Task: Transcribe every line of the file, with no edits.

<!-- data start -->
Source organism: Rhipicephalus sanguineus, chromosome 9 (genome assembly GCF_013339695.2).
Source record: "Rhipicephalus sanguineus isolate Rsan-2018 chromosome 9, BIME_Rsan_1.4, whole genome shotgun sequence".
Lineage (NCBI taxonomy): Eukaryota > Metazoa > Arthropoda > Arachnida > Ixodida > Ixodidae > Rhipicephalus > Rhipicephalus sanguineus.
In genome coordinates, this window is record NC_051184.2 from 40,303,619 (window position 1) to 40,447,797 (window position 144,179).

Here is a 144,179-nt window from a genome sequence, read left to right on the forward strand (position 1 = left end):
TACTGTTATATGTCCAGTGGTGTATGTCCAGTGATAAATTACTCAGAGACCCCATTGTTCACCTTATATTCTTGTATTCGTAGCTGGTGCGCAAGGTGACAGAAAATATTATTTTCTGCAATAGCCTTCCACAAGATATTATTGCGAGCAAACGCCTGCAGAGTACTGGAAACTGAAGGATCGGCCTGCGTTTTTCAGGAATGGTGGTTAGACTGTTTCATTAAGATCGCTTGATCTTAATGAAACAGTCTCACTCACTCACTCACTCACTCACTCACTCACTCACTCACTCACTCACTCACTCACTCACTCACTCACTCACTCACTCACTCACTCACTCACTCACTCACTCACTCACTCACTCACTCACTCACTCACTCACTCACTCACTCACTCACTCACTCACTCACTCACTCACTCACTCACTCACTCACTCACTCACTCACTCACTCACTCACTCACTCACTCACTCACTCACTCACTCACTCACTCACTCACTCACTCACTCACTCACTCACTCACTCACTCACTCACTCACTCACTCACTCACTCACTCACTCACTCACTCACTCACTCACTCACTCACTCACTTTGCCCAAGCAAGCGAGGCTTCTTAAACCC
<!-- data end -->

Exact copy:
Source organism: Rhipicephalus sanguineus, chromosome 9 (genome assembly GCF_013339695.2).
Source record: "Rhipicephalus sanguineus isolate Rsan-2018 chromosome 9, BIME_Rsan_1.4, whole genome shotgun sequence".
Lineage (NCBI taxonomy): Eukaryota > Metazoa > Arthropoda > Arachnida > Ixodida > Ixodidae > Rhipicephalus > Rhipicephalus sanguineus.
In genome coordinates, this window is record NC_051184.2 from 40,303,619 (window position 1) to 40,447,797 (window position 144,179).

Here is a 144,179-nt window from a genome sequence, read left to right on the forward strand (position 1 = left end):
TACTGTTATATGTCCAGTGGTGTATGTCCAGTGATAAATTACTCAGAGACCCCATTGTTCACCTTATATTCTTGTATTCGTAGCTGGTGCGCAAGGTGACAGAAAATATTATTTTCTGCAATAGCCTTCCACAAGATATTATTGCGAGCAAACGCCTGCAGAGTACTGGAAACTGAAGGATCGGCCTGCGTTTTTCAGGAATGGTGGTTAGACTGTTTCATTAAGATCGCTTGATCTTAATGAAACAGTCTCACTCACTCACTCACTCACTCACTCACTCACTCACTCACTCACTCACTCACTCACTCACTCACTCACTCACTCACTCACTCACTCACTCACTCACTCACTCACTCACTCACTCACTCACTCACTCACTCACTCACTCACTCACTCACTCACTCACTCACTCACTCACTCACTCACTCACTCACTCACTCACTCACTCACTCACTCACTCACTCACTCACTCACTCACTCACTCACTCACTCACTCACTCACTCACTCACTCACTCACTCACTCACTCACTCACTCACTCACTCACTCACTCACTCACTCACTCACTCACTCACTCACTCACTCACTCACTTTGCCCAAGCAAGCGAGGCTTCTTAAACCC